I wish I could take credit for this recipe – the best new thing I’ve tasted all year – but the credit actually lies with two of my favorite chefs in Seattle: Philippe Thomelin of Olivar, and Joseba Jiménez de Jiménez, formerly of Harvest Vine and now playing around at Txori. On the night I first tasted chorizo caramel confit, I had just finished an excellent meal prepared by both chefs on a special evening at Olivar. I happened to be sitting with Jay of Gastrolust.com, and Joseba came over to say hello. Of course we praised the meal, and I jokingly asked, “But where was the chorizo?” Joseba disappeared into the kitchen and emerged a minute later with a plate of sticky-sweet chorizo atop crostini. They were unbelievable, and I’ve dreamt about them ever since. Apparently, Philippe and Joseba had hand-made the chorizo earlier that day and had been cooking slowly in caramel. Philippe generously shared his simple recipe, which I’ve recreated here using store-bought chorizo.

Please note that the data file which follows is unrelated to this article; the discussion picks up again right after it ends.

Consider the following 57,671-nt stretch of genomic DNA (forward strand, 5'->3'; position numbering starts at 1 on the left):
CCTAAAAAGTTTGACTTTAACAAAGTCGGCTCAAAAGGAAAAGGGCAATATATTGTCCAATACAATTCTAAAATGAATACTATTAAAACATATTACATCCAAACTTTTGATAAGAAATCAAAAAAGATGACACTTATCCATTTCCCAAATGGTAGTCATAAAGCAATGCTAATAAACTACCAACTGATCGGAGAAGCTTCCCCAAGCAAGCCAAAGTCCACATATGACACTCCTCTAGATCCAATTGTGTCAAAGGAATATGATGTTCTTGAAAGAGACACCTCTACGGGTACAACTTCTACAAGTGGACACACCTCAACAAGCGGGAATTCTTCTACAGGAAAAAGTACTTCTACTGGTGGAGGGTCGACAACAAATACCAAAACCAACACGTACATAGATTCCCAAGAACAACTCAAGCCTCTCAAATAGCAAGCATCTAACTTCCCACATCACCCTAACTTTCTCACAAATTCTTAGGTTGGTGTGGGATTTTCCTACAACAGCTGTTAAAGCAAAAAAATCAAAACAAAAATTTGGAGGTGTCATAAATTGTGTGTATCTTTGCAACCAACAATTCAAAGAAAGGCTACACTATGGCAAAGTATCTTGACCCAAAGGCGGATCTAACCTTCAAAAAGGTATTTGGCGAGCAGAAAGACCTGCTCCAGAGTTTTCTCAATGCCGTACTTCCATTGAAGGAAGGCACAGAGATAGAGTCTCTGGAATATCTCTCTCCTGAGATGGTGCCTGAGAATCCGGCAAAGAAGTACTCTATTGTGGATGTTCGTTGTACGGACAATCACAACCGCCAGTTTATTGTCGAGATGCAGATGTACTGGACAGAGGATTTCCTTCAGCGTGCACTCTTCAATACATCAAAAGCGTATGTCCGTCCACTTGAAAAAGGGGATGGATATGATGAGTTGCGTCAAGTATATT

Makes: 24 pieces
Total kitchen time: 1 hour (15 minutes active time)
- 1 lb. dry-cured chorizo, sliced into 1/4” pieces
- 2 cups granulated sugar
- 1/2 cup water
- 1 stick butter
- 1 baguette, thinly sliced (optional)
- Pour the sugar and water into a medium skillet with high sides (taller than the chorizo is thick). A non-stick skillet makes for easier cleanup. Do not stir the sugar and water together, just make sure all the sugar is wet.
- Over medium heat, bring the sugar water mixture to a soft boil.
- Stir in the butter until melted. Reduce the heat to a low simmer.
- Add the chorizo and continue to simmer for 10 minutes, up to 3 hours. The longer it cooks, the more flavorful the caramel will be.
- (Optional, for serving) Butter one side of thin baguette slices and toast in the oven or on a skillet. Place each piece of chorizo on a piece of toasted bread and drizzle with the caramel sauce in the pan.
Or, dump the whole pot into a mason jar and serve with bamboo skewers.
This is my new favorite dessert, and a dish that I’ll serve often at cocktail parties. If you’re interested in hearing more about the wonderful dinner at Olivar, Jay has a great writeup on his blog. And, many thanks to Frantic Foodie Keren Brown for organizing the dinner!